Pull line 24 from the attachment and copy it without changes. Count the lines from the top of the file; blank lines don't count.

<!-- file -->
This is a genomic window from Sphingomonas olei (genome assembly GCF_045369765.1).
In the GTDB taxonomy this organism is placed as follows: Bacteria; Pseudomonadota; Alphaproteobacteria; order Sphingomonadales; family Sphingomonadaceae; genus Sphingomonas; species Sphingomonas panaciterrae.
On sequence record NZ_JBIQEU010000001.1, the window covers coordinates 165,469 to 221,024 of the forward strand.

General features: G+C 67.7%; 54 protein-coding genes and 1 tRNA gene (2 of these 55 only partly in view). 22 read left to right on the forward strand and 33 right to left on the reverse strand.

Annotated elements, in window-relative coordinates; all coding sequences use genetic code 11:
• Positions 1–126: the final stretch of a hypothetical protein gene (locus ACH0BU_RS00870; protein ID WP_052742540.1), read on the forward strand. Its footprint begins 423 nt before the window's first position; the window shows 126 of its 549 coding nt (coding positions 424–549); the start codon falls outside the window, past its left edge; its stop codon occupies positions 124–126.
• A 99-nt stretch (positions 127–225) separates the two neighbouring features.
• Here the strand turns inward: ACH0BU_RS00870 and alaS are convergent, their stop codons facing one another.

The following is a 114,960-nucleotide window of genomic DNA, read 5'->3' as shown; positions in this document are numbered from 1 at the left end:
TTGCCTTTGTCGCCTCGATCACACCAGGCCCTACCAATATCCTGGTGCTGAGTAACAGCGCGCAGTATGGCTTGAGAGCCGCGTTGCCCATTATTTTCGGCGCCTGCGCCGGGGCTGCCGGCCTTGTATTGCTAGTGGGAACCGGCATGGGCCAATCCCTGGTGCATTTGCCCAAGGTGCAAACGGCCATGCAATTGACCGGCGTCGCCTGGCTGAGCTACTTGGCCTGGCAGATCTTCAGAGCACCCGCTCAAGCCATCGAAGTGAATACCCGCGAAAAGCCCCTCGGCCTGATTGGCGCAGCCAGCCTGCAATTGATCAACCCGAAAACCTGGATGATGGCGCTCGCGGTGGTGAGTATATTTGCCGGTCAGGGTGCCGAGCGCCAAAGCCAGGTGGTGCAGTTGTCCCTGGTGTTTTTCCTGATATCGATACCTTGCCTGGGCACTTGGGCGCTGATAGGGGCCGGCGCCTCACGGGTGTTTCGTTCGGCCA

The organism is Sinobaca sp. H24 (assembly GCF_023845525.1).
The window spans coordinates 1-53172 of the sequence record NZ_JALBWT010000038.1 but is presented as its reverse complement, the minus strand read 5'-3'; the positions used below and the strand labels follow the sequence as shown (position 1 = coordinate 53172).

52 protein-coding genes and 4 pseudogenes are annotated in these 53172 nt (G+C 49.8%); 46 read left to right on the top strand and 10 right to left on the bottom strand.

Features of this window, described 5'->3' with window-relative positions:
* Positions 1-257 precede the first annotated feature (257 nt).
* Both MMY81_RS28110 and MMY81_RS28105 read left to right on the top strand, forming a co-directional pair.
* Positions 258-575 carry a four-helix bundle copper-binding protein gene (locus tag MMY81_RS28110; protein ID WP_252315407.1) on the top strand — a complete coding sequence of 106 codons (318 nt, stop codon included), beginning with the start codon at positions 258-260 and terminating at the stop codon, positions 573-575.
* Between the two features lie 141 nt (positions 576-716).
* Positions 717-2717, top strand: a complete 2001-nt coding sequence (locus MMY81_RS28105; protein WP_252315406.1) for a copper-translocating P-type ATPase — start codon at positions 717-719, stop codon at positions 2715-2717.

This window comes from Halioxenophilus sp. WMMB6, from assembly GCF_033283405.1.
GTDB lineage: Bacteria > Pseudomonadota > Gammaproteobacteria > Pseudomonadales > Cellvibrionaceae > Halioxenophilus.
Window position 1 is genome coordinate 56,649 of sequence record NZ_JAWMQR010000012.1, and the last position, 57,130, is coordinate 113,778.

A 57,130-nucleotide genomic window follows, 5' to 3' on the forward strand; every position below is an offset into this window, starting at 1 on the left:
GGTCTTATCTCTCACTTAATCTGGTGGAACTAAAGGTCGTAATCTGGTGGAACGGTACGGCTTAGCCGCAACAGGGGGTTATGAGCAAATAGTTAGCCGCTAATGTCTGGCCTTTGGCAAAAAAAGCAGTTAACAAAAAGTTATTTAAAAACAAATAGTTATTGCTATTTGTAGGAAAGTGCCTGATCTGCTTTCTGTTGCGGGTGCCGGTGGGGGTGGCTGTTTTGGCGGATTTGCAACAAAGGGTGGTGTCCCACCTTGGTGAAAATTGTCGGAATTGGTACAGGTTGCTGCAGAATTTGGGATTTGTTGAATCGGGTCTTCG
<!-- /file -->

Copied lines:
GGTCTTATCTCTCACTTAATCTGGTGGAACTAAAGGTCGTAATCTGGTGGAACGGTACGGCTTAGCCGCAACAGGGGGTTATGAGCAAATAGTTAGCCGCTAATGTCTGGCCTTTGGCAAAAAAAGCAGTTAACAAAAAGTTATTTAAAAACAAATAGTTATTGCTATTTGTAGGAAAGTGCCTGATCTGCTTTCTGTTGCGGGTGCCGGTGGGGGTGGCTGTTTTGGCGGATTTGCAACAAAGGGTGGTGTCCCACCTTGGTGAAAATTGTCGGAATTGGTACAGGTTGCTGCAGAATTTGGGATTTGTTGAATCGGGTCTTCG